FROM Phoebe Taubman
Do Pregnant Women Suffer Workplace Discrimination? Women are nearly half America's work force, and three quarters will be pregnant at least once during their working lives. When UPS driver Peggy Young became pregnant, her doctor told her not to lift packages weighing more than 20 pounds. But UPS refused to accommodate her. She had to take unpaid leave, lost her medical coverage — and sued for damages. Lower courts have disagreed about the federal Pregnancy Discrimination Act , and today the US Supreme Court agreed to decide if pregnant workers are entitled to special accommodations — just like employees who are injured on the job. Many companies — small and large — call that an expensive burden that discourages the hiring of women. Women's groups, evangelical Christians and the Obama Administration call it a violation of equal rights. We hear about today's arguments.
White House budget proposal slashes and burns President Trump's first budget request is considered dead on arrival in Congress — a familiar development in Capitol Hill. We hear what it reveals about the priorities of the new administration. What's likely to die… and what might survive?
Trump's new look at civil rights and global warming President Trump is reportedly ready to pull the US out of the Paris Agreement on Climate Change. We look at the possible consequences. On the second half of the program, we hear about cuts in Obama-Era civil rights programs called for by the Trump Administration's first budget plan.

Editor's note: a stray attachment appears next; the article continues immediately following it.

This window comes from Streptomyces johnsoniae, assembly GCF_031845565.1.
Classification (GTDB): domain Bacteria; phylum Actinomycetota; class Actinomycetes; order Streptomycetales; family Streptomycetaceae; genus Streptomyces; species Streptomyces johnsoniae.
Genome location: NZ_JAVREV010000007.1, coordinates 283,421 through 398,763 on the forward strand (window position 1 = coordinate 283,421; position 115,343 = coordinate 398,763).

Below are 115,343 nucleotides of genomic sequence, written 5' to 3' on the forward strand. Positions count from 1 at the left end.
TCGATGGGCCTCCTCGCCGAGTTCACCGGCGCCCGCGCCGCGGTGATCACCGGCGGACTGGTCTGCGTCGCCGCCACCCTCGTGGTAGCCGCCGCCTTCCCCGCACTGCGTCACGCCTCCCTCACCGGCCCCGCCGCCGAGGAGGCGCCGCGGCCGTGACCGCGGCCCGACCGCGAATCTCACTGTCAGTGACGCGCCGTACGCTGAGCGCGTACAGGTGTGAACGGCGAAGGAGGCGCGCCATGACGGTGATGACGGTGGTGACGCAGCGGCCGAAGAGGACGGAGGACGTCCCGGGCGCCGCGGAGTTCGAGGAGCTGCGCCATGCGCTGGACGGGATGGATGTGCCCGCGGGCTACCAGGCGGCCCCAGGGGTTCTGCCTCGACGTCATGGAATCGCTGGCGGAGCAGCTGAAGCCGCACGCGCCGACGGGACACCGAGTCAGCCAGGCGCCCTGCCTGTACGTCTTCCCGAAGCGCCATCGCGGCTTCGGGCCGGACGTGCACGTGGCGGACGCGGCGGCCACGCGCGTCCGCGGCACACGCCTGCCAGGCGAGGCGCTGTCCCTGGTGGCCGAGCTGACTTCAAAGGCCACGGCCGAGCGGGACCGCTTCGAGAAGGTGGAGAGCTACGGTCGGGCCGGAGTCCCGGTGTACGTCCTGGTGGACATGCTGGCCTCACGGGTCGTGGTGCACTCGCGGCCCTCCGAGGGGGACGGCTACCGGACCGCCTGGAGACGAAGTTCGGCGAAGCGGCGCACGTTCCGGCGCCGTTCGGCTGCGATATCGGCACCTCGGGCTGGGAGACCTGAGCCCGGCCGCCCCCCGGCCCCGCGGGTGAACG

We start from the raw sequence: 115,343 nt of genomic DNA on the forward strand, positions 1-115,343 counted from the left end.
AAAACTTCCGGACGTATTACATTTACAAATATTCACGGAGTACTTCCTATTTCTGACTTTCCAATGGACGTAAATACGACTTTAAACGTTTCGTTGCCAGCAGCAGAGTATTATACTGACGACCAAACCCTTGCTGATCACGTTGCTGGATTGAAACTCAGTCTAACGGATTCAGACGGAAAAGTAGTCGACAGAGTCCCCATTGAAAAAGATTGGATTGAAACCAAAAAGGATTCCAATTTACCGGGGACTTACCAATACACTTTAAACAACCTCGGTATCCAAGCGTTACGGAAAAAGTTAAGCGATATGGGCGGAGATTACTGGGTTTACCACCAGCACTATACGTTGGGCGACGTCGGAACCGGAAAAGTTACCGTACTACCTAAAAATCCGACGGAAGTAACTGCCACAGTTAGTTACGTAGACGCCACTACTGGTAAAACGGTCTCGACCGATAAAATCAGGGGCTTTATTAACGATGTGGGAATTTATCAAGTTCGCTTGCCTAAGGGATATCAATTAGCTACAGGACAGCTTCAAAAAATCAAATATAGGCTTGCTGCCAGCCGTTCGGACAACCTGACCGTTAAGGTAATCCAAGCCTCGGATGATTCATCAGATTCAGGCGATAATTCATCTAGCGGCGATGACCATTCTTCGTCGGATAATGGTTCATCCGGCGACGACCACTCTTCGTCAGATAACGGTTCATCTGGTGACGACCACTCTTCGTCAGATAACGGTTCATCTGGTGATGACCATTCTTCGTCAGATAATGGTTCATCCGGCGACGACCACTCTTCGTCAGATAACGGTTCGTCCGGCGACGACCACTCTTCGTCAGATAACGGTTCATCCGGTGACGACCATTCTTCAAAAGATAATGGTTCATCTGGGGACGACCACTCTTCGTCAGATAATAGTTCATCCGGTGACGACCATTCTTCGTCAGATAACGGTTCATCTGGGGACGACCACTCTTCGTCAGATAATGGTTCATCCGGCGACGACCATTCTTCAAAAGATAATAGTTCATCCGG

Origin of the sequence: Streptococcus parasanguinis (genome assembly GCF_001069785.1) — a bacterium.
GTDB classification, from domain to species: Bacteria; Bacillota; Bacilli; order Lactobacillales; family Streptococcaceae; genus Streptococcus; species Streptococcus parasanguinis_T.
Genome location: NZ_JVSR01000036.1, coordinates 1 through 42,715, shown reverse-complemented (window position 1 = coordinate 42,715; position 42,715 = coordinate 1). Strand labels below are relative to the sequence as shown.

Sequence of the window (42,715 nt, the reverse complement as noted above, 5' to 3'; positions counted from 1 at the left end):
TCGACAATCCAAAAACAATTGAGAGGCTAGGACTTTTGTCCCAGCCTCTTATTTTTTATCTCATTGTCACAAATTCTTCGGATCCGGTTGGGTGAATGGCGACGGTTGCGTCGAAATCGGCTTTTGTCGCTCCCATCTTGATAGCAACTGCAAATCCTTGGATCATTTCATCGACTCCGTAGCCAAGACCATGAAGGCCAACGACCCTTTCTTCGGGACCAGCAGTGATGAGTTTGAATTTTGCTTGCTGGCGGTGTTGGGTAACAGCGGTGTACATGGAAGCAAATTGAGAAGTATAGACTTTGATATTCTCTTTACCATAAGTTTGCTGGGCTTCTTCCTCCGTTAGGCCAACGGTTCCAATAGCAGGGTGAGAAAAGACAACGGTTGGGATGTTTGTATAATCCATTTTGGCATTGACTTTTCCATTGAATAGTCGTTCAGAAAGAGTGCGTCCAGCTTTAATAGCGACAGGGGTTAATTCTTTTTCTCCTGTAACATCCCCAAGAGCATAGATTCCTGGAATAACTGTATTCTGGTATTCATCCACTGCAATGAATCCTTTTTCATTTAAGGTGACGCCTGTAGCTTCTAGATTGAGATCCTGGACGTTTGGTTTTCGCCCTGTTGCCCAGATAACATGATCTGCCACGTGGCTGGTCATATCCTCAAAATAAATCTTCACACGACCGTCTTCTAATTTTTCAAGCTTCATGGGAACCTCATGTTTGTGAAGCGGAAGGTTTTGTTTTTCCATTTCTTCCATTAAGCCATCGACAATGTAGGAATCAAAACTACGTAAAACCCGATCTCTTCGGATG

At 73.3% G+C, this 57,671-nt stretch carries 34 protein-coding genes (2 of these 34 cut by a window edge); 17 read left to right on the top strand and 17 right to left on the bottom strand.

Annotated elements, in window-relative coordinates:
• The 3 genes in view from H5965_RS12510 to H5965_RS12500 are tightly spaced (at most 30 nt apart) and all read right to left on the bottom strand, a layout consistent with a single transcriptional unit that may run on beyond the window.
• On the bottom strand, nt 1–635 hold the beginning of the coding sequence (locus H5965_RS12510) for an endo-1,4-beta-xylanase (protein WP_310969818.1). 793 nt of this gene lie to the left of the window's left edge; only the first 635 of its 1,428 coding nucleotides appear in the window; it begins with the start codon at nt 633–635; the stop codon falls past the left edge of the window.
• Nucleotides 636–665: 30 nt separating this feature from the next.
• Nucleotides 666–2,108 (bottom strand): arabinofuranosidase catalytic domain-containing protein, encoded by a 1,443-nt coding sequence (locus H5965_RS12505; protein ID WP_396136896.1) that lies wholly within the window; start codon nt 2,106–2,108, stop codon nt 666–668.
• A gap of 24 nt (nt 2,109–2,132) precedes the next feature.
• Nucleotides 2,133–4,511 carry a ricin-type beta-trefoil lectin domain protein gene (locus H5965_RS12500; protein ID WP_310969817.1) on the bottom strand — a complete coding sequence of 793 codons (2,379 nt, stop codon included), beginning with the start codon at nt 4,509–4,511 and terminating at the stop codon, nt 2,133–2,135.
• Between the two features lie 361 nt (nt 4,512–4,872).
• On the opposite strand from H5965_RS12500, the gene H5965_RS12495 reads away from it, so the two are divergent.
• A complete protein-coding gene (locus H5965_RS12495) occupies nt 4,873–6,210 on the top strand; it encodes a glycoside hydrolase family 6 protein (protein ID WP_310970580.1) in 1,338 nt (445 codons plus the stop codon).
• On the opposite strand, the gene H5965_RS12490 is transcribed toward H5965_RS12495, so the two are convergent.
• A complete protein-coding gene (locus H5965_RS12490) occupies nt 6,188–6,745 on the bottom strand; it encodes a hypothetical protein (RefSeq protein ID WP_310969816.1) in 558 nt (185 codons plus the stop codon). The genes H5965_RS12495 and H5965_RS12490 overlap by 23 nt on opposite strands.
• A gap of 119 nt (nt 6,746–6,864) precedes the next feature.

Terrorism and tweets, hate speech and murder Just days before an election, Britain is coping with a rash of deadly terrorism, and Prime Minister Theresa May is on the defensive. And again today, President Trump has tweeted criticism of the Mayor of London. Later, a double murder in Portland, Oregon has revealed the ugly past of a supposedly “progressive” city. One immediate question: is “hate speech” protected by the First Amendment?
The longest US war: Will Trump send more troops to Afghanistan? The Trump White House is divided over the Pentagon's request for more troops in Afghanistan—where the US has been fighting for the past 16 years. Is there a formula -- either for "victory" or a political settlement? Is there an end in sight for America's longest war?